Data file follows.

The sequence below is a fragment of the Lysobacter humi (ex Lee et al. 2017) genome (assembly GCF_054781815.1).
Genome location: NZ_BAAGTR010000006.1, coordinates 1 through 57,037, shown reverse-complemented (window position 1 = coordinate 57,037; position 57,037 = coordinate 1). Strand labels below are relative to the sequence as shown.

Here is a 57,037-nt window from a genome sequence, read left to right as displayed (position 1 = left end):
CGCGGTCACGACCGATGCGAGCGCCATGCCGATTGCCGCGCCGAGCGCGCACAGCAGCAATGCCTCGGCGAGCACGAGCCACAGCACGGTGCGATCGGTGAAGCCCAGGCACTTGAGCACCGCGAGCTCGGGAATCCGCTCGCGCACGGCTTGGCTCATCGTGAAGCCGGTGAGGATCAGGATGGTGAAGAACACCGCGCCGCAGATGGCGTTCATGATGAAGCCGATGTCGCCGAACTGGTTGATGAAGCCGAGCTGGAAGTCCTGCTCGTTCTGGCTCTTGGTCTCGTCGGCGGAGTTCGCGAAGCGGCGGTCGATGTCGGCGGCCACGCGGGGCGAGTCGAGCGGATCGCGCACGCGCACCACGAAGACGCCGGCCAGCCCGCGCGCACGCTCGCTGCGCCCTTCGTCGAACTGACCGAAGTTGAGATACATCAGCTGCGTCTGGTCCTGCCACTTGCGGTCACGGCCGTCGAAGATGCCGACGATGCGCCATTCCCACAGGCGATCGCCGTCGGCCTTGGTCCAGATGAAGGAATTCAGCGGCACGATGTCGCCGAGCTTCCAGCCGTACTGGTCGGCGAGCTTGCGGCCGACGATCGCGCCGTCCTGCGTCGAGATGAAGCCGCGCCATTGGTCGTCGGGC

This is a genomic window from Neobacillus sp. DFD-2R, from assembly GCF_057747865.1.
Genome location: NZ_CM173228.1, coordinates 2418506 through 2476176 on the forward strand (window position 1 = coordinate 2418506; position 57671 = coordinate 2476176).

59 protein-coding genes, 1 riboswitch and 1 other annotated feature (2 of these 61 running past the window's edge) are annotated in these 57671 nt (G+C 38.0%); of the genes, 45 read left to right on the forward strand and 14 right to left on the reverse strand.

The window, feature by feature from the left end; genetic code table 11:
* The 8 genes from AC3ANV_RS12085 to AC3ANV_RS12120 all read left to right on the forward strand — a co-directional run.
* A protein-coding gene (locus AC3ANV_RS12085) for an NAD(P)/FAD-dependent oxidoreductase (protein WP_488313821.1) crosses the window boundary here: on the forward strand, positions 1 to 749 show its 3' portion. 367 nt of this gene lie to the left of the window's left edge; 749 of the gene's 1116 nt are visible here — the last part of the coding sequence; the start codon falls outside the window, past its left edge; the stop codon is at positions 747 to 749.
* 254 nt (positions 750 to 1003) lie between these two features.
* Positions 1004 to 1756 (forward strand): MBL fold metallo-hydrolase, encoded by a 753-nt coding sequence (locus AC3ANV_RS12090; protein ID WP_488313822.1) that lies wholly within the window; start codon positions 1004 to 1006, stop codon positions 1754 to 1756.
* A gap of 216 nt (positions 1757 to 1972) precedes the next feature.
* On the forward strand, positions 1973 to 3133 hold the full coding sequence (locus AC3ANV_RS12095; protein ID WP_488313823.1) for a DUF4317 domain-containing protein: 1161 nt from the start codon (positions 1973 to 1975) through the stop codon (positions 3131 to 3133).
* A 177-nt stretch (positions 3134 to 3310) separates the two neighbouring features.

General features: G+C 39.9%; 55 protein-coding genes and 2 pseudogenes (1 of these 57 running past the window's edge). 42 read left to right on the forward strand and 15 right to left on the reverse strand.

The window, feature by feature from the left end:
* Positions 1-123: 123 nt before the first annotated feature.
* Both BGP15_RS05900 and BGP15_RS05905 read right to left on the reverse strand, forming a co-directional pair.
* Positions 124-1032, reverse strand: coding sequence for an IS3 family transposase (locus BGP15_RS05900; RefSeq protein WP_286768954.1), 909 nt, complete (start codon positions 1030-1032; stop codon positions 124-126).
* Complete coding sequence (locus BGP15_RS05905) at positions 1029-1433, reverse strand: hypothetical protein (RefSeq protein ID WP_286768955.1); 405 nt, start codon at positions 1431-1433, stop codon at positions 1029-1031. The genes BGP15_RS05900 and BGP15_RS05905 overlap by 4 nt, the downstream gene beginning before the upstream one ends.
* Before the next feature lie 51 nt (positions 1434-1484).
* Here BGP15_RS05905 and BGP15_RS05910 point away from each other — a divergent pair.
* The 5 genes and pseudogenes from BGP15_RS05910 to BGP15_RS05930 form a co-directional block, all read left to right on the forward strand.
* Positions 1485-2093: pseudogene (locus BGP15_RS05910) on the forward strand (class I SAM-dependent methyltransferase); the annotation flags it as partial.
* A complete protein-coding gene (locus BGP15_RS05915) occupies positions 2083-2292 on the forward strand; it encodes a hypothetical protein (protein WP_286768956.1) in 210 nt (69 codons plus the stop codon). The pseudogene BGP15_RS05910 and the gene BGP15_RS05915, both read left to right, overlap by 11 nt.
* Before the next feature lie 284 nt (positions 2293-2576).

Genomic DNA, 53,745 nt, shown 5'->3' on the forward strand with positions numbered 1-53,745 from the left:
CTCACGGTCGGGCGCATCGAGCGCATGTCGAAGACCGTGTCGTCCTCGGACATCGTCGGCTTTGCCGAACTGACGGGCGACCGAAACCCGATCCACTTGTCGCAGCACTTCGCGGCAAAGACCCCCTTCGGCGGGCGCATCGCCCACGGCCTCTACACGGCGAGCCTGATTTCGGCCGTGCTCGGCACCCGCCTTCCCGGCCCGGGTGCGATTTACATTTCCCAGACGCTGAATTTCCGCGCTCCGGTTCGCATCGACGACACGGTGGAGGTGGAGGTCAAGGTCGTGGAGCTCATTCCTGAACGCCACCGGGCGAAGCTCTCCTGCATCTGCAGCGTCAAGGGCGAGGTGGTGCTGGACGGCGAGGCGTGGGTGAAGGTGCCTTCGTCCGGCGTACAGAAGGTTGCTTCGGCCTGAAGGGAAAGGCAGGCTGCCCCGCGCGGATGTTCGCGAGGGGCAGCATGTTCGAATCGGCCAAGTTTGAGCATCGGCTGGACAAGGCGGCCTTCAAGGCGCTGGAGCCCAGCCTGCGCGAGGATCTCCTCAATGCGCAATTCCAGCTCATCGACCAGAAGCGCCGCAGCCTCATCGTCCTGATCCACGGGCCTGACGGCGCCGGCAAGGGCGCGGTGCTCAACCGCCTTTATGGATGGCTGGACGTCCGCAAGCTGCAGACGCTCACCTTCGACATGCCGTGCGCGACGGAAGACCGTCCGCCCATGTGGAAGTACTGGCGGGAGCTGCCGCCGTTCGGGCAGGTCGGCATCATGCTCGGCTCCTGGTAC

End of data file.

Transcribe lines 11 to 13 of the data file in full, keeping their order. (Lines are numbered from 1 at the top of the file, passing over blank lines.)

* 254 nt (positions 750 to 1003) lie between these two features.
* Positions 1004 to 1756 (forward strand): MBL fold metallo-hydrolase, encoded by a 753-nt coding sequence (locus AC3ANV_RS12090; protein ID WP_488313822.1) that lies wholly within the window; start codon positions 1004 to 1006, stop codon positions 1754 to 1756.
* A gap of 216 nt (positions 1757 to 1972) precedes the next feature.